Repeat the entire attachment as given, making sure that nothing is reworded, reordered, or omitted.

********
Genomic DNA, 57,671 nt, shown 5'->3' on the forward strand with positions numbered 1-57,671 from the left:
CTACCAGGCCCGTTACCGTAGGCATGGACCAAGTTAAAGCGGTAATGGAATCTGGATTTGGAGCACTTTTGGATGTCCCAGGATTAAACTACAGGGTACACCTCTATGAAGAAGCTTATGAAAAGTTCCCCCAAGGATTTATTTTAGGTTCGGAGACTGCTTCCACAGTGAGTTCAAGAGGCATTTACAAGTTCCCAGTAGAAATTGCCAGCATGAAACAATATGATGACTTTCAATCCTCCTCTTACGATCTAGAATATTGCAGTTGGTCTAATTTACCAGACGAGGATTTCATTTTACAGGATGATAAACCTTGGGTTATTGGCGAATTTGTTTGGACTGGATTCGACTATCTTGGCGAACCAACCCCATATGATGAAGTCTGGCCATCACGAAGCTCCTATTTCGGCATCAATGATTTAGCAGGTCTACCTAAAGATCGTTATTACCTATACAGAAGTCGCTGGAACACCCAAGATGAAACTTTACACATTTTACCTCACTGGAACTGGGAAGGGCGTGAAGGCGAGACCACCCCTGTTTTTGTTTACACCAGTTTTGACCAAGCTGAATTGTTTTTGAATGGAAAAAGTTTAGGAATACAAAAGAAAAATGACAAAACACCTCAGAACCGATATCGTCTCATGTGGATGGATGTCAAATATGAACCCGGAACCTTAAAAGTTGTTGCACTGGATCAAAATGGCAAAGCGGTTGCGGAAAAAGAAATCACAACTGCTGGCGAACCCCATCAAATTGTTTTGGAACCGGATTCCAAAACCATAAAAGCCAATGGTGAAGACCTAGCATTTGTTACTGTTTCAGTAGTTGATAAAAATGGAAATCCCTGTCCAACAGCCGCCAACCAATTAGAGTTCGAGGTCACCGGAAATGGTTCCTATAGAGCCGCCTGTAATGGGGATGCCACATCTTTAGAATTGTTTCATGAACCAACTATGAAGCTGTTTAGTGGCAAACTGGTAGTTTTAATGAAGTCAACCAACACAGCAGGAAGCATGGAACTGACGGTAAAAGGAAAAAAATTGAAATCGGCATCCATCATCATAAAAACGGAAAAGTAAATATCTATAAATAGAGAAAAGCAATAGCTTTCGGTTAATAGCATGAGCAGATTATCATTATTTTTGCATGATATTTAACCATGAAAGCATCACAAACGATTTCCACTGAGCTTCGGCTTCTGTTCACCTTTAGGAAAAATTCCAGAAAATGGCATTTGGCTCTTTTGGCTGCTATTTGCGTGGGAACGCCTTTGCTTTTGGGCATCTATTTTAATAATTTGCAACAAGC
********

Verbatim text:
Genomic DNA, 57,671 nt, shown 5'->3' on the forward strand with positions numbered 1-57,671 from the left:
CTACCAGGCCCGTTACCGTAGGCATGGACCAAGTTAAAGCGGTAATGGAATCTGGATTTGGAGCACTTTTGGATGTCCCAGGATTAAACTACAGGGTACACCTCTATGAAGAAGCTTATGAAAAGTTCCCCCAAGGATTTATTTTAGGTTCGGAGACTGCTTCCACAGTGAGTTCAAGAGGCATTTACAAGTTCCCAGTAGAAATTGCCAGCATGAAACAATATGATGACTTTCAATCCTCCTCTTACGATCTAGAATATTGCAGTTGGTCTAATTTACCAGACGAGGATTTCATTTTACAGGATGATAAACCTTGGGTTATTGGCGAATTTGTTTGGACTGGATTCGACTATCTTGGCGAACCAACCCCATATGATGAAGTCTGGCCATCACGAAGCTCCTATTTCGGCATCAATGATTTAGCAGGTCTACCTAAAGATCGTTATTACCTATACAGAAGTCGCTGGAACACCCAAGATGAAACTTTACACATTTTACCTCACTGGAACTGGGAAGGGCGTGAAGGCGAGACCACCCCTGTTTTTGTTTACACCAGTTTTGACCAAGCTGAATTGTTTTTGAATGGAAAAAGTTTAGGAATACAAAAGAAAAATGACAAAACACCTCAGAACCGATATCGTCTCATGTGGATGGATGTCAAATATGAACCCGGAACCTTAAAAGTTGTTGCACTGGATCAAAATGGCAAAGCGGTTGCGGAAAAAGAAATCACAACTGCTGGCGAACCCCATCAAATTGTTTTGGAACCGGATTCCAAAACCATAAAAGCCAATGGTGAAGACCTAGCATTTGTTACTGTTTCAGTAGTTGATAAAAATGGAAATCCCTGTCCAACAGCCGCCAACCAATTAGAGTTCGAGGTCACCGGAAATGGTTCCTATAGAGCCGCCTGTAATGGGGATGCCACATCTTTAGAATTGTTTCATGAACCAACTATGAAGCTGTTTAGTGGCAAACTGGTAGTTTTAATGAAGTCAACCAACACAGCAGGAAGCATGGAACTGACGGTAAAAGGAAAAAAATTGAAATCGGCATCCATCATCATAAAAACGGAAAAGTAAATATCTATAAATAGAGAAAAGCAATAGCTTTCGGTTAATAGCATGAGCAGATTATCATTATTTTTGCATGATATTTAACCATGAAAGCATCACAAACGATTTCCACTGAGCTTCGGCTTCTGTTCACCTTTAGGAAAAATTCCAGAAAATGGCATTTGGCTCTTTTGGCTGCTATTTGCGTGGGAACGCCTTTGCTTTTGGGCATCTATTTTAATAATTTGCAACAAGC